- Abnormal eye movements
- Slurred, faint speech
- Trouble swallowing
- Poor balance
- Unsteady walking
- Slow movements
- Loss of facial expression
- ]]>Dementia]]> (occurs late in the disease)
Your doctor will ask about your symptoms and medical history, and perform a physical exam. This disease is often hard to diagnose. There is no specific test for Shy-Drager syndrome, but testing helps rule out other conditions.
Tests may include:
- Blood tests—to measure electrolytes and other blood chemistries.
- MRI scan]]> —a test that uses magnetic waves to make pictures of the inside of the body.
- ]]>Electromyogram (EMG)]]> —a test that measures and records the electrical activity of the muscles at rest and when contracted. It can check for skeletal muscle weakness.
- Tilt-table test—measures changes in blood pressure as your body position changes
- Sleep studies—to check for disorders such as sleep apnea.
- ]]>Barium swallow]]> —a series of x-rays of the upper digestive tract taken after you swallow a barium substance, which will show up on x-ray. In people with Shy-Drager syndrome, this test is used to assess swallowing problems.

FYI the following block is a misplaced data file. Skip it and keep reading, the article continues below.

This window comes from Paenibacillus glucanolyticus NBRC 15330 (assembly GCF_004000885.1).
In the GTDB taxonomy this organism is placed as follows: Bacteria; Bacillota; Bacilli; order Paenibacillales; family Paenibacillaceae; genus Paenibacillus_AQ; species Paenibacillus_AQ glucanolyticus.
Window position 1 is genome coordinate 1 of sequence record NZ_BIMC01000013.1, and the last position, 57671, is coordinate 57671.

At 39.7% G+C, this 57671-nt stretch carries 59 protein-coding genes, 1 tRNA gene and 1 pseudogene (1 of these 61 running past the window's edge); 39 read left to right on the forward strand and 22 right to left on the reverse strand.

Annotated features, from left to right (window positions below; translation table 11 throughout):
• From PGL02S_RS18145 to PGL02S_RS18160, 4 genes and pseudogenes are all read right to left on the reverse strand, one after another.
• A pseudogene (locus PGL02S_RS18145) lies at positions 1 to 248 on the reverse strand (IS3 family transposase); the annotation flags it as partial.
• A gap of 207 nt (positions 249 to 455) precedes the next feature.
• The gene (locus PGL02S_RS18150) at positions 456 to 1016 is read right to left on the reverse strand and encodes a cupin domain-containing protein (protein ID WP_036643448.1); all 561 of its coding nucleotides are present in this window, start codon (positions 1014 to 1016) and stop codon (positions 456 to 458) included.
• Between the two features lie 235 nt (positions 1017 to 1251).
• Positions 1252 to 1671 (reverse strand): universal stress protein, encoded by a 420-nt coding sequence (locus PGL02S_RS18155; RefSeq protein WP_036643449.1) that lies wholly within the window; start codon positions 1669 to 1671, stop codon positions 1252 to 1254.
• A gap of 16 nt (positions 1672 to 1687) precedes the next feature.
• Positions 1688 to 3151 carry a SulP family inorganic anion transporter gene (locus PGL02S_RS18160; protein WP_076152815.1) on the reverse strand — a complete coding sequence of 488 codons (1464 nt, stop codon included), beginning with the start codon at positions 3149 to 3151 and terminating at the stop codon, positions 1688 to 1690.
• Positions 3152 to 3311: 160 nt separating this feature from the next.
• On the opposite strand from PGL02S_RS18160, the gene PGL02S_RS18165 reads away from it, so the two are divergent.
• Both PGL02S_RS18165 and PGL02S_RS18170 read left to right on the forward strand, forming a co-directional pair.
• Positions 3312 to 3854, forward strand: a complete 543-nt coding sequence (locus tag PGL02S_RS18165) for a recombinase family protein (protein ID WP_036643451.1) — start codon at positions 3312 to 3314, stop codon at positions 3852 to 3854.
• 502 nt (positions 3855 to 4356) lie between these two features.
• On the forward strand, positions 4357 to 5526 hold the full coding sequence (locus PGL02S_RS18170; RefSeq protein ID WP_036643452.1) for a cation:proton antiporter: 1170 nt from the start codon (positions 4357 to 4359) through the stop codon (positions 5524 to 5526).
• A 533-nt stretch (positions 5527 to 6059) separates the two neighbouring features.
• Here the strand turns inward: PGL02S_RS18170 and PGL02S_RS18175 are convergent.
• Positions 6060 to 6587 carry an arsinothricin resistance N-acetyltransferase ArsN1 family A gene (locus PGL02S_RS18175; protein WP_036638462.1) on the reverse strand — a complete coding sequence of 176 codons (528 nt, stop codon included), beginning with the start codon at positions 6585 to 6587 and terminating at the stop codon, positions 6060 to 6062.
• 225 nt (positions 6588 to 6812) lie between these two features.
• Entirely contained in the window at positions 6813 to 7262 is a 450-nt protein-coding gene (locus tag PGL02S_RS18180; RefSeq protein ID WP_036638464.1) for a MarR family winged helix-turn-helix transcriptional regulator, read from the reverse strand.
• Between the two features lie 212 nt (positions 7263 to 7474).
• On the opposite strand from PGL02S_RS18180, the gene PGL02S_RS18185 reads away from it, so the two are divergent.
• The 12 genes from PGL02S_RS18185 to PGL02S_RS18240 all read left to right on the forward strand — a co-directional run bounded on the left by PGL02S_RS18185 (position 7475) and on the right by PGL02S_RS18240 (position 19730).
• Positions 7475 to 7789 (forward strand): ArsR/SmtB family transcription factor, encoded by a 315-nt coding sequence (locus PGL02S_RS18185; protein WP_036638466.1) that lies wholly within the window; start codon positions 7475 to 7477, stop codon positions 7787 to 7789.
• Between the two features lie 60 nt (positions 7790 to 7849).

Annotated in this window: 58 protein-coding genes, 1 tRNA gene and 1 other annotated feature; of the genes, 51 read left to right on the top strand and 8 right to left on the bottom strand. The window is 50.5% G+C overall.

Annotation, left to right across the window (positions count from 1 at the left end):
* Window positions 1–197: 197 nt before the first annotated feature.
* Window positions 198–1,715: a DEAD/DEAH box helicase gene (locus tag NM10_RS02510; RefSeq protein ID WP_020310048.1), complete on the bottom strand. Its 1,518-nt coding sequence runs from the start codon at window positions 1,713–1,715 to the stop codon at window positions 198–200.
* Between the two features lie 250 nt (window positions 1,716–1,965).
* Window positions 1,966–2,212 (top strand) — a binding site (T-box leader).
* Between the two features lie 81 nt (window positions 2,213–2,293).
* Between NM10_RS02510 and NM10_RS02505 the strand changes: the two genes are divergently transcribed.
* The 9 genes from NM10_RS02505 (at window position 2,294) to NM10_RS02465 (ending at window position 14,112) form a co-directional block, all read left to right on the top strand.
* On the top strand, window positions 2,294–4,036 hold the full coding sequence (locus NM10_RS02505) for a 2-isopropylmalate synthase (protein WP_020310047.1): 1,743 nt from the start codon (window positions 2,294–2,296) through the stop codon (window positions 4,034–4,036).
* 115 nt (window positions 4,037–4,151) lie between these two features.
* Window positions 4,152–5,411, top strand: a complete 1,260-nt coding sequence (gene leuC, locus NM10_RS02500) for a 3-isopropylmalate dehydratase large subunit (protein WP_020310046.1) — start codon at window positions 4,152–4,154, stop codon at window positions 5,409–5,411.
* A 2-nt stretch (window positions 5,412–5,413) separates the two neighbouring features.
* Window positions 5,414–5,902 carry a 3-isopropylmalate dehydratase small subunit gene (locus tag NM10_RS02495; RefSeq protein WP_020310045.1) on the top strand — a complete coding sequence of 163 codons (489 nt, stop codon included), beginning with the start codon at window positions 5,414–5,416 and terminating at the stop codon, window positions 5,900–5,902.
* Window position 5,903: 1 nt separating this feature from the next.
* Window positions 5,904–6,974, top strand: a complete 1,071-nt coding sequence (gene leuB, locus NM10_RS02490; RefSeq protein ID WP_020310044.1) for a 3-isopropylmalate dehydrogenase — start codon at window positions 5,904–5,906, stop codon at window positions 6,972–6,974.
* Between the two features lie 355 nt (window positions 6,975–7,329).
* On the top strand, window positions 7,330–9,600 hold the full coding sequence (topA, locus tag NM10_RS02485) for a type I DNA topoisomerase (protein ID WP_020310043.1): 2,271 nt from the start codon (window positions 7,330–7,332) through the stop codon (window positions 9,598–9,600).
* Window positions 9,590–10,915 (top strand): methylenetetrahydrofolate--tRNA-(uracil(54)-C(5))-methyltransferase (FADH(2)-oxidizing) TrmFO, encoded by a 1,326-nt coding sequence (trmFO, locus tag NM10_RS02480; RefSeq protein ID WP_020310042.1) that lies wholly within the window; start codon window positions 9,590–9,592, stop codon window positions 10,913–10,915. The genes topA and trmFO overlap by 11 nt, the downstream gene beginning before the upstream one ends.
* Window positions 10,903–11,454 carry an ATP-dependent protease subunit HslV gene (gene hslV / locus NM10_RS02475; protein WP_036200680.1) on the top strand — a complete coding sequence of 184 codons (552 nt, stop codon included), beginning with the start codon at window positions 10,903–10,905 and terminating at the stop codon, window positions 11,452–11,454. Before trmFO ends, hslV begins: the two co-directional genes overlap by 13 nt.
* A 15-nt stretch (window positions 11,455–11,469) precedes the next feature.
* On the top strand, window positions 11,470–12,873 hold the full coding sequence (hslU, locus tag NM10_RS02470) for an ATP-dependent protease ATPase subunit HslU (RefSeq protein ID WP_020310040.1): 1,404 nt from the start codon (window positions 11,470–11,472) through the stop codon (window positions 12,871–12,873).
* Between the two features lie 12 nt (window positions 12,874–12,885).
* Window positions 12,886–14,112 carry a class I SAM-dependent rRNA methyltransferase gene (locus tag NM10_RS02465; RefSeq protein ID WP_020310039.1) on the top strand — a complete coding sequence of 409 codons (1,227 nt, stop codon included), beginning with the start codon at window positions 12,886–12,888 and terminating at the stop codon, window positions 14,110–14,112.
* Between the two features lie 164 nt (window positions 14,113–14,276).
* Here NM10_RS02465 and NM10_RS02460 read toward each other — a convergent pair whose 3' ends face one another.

No cure exists for Shy-Drager syndrome. Doctors are often able to help you manage the blood pressure problem. But no treatment exists to stop the decline in nerve function. Therapies aim to control symptoms.
Treatment may include:
Options may include:
Drugs to prevent drops in blood pressure, including:
- Fludrocortisone (Florinef)
- Indomethacin (Indocid)
- Midodrine (ProAmatine)
Beta blockers such as:
- Propranolol (Inderal)
- Pindolol (Sectral)